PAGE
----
Activity
Distribute Hero____. Children draft their poems, using the modelled poem for guidance. Children then read to assess for impact and underline the determiners.
Easier: Work as an adult-supported group to write a collaborative poem.

SPaG: Grammar and Punctuation

Grammar PowerPoint: Determiners
Identify determiners and revise how they are used to modify nouns. Explore their impact on meaning and sort them from a list of determiners and pronouns.

Composition
Unit 5 Composition: Detailed study of To a Skylark: write an ode in this style
(suggested as 5 days)

Planning and Activities

Day 1 Teaching
Display 'Sunset Image' (see resources) and play audio clip (see websites). Explain that a famous poet (Percy Bysshe Shelley) was inspired to write an ode to a skylark and children will be exploring it. Display and read the first stanza of To a Skylark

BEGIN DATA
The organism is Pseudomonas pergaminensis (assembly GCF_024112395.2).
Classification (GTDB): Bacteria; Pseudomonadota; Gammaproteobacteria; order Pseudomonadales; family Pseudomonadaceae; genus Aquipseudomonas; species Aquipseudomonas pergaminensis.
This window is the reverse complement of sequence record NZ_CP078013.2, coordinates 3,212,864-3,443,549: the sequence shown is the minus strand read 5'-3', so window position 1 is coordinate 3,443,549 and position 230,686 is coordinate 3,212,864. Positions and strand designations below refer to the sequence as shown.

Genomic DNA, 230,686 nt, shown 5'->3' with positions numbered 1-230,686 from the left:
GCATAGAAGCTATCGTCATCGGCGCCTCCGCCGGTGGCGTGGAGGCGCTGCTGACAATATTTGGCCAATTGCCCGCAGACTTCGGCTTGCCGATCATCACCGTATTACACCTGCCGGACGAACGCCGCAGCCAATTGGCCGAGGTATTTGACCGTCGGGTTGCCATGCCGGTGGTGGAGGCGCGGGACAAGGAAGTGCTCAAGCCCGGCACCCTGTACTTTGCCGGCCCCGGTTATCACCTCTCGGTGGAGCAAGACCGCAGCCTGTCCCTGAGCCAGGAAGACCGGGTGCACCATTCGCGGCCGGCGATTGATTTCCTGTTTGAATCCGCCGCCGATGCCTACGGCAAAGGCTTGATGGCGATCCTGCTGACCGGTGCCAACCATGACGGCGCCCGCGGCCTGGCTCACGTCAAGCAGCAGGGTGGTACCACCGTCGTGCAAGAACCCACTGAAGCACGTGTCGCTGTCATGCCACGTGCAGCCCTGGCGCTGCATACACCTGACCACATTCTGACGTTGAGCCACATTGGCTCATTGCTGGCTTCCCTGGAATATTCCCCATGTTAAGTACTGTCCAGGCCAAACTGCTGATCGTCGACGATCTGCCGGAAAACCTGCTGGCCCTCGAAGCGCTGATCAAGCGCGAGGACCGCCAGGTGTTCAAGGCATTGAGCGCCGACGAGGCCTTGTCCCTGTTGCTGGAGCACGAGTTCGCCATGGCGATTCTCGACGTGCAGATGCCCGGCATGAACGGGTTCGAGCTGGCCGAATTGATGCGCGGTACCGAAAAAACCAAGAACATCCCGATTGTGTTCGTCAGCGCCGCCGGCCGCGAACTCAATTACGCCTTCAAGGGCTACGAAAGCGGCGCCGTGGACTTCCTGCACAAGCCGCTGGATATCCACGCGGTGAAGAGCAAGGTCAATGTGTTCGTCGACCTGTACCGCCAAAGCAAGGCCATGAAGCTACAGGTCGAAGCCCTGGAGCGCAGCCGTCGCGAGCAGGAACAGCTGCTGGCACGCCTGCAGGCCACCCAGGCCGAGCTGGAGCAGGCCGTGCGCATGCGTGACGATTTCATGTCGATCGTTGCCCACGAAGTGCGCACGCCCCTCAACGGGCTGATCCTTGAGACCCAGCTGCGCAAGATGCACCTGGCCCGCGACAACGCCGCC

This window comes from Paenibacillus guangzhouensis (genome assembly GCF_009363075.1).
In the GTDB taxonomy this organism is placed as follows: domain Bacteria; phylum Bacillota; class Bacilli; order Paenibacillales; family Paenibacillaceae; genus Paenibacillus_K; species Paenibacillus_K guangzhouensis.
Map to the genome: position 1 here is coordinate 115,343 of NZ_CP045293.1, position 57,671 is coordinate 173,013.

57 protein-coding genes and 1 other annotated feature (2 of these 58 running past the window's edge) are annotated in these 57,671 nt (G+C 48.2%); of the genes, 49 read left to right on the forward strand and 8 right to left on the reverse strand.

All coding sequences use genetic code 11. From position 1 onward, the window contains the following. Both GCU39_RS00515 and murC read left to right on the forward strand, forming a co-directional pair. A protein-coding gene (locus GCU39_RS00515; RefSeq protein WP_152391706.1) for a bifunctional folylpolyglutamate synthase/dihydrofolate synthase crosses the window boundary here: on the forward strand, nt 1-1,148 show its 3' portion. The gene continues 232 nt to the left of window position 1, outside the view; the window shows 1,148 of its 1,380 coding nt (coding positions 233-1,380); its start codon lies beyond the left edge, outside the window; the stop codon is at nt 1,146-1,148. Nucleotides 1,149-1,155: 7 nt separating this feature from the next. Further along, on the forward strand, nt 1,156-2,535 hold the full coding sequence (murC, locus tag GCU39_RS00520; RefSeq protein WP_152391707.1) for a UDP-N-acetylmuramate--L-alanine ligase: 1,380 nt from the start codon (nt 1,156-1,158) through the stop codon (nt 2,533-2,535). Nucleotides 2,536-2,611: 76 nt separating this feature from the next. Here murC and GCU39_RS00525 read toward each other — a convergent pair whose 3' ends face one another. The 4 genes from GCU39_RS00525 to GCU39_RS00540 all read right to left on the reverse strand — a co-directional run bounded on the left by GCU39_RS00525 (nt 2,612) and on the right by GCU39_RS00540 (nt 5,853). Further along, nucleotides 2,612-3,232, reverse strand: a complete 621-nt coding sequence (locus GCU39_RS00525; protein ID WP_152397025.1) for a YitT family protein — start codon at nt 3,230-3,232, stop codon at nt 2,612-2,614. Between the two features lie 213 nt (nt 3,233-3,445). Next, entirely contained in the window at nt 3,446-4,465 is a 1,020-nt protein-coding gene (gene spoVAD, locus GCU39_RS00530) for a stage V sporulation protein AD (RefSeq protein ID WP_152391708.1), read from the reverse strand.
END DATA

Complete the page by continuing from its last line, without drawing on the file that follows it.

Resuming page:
Activity
Distribute stanzas 2-4 to children, working in three groups, 1 stanza per group. Ask children to take a line and read it with a partner, saying it out loud to listen for meaning and impact. Ask children to prepare to share their stanza, reading each line aloud with expression.

Day 2 Teaching
Display and reread To a Skylark (see resources). Discuss poetry features. Explain that children will be reading To a Skylark with a partner, looking for and discussing features, and thinking about what ideas they can use in their own writing.
Activity
Distribute 'Discussing To a Skylark' and To a Skylark (see resources) to children working in partners. Children read, discuss and annotate the poem, preparing to share ideas discussed in plenary.
Easy: Support as an adult-led group. Choose one bubble at a time, with adult scribing children's ideas.